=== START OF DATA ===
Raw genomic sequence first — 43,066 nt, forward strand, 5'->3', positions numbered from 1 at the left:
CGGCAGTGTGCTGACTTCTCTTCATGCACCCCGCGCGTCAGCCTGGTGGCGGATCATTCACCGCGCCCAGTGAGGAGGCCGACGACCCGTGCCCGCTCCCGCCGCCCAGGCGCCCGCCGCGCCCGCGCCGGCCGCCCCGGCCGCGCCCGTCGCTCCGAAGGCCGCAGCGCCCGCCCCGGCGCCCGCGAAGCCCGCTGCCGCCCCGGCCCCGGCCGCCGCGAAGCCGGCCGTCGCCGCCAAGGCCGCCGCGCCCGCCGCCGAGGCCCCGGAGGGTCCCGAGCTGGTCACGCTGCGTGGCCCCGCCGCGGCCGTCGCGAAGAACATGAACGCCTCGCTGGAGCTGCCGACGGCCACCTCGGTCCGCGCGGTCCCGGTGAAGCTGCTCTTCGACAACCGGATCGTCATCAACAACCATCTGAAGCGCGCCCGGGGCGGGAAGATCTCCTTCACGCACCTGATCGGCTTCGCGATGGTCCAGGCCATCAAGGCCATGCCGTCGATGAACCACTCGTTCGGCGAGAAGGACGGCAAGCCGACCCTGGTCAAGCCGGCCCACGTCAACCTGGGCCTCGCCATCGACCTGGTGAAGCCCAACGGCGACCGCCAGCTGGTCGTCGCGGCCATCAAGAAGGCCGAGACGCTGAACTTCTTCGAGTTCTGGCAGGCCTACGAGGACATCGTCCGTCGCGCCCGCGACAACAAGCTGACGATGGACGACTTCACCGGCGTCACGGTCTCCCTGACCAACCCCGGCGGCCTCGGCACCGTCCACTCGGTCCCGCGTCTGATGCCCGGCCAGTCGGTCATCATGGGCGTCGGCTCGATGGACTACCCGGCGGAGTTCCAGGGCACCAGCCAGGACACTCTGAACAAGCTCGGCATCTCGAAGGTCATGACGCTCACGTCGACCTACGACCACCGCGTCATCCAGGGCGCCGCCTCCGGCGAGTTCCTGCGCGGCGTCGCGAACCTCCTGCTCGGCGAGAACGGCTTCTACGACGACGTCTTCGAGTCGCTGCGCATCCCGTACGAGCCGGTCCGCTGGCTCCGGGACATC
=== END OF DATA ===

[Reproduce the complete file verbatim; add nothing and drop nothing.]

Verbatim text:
Raw genomic sequence first — 43,066 nt, forward strand, 5'->3', positions numbered from 1 at the left:
CGGCAGTGTGCTGACTTCTCTTCATGCACCCCGCGCGTCAGCCTGGTGGCGGATCATTCACCGCGCCCAGTGAGGAGGCCGACGACCCGTGCCCGCTCCCGCCGCCCAGGCGCCCGCCGCGCCCGCGCCGGCCGCCCCGGCCGCGCCCGTCGCTCCGAAGGCCGCAGCGCCCGCCCCGGCGCCCGCGAAGCCCGCTGCCGCCCCGGCCCCGGCCGCCGCGAAGCCGGCCGTCGCCGCCAAGGCCGCCGCGCCCGCCGCCGAGGCCCCGGAGGGTCCCGAGCTGGTCACGCTGCGTGGCCCCGCCGCGGCCGTCGCGAAGAACATGAACGCCTCGCTGGAGCTGCCGACGGCCACCTCGGTCCGCGCGGTCCCGGTGAAGCTGCTCTTCGACAACCGGATCGTCATCAACAACCATCTGAAGCGCGCCCGGGGCGGGAAGATCTCCTTCACGCACCTGATCGGCTTCGCGATGGTCCAGGCCATCAAGGCCATGCCGTCGATGAACCACTCGTTCGGCGAGAAGGACGGCAAGCCGACCCTGGTCAAGCCGGCCCACGTCAACCTGGGCCTCGCCATCGACCTGGTGAAGCCCAACGGCGACCGCCAGCTGGTCGTCGCGGCCATCAAGAAGGCCGAGACGCTGAACTTCTTCGAGTTCTGGCAGGCCTACGAGGACATCGTCCGTCGCGCCCGCGACAACAAGCTGACGATGGACGACTTCACCGGCGTCACGGTCTCCCTGACCAACCCCGGCGGCCTCGGCACCGTCCACTCGGTCCCGCGTCTGATGCCCGGCCAGTCGGTCATCATGGGCGTCGGCTCGATGGACTACCCGGCGGAGTTCCAGGGCACCAGCCAGGACACTCTGAACAAGCTCGGCATCTCGAAGGTCATGACGCTCACGTCGACCTACGACCACCGCGTCATCCAGGGCGCCGCCTCCGGCGAGTTCCTGCGCGGCGTCGCGAACCTCCTGCTCGGCGAGAACGGCTTCTACGACGACGTCTTCGAGTCGCTGCGCATCCCGTACGAGCCGGTCCGCTGGCTCCGGGACATC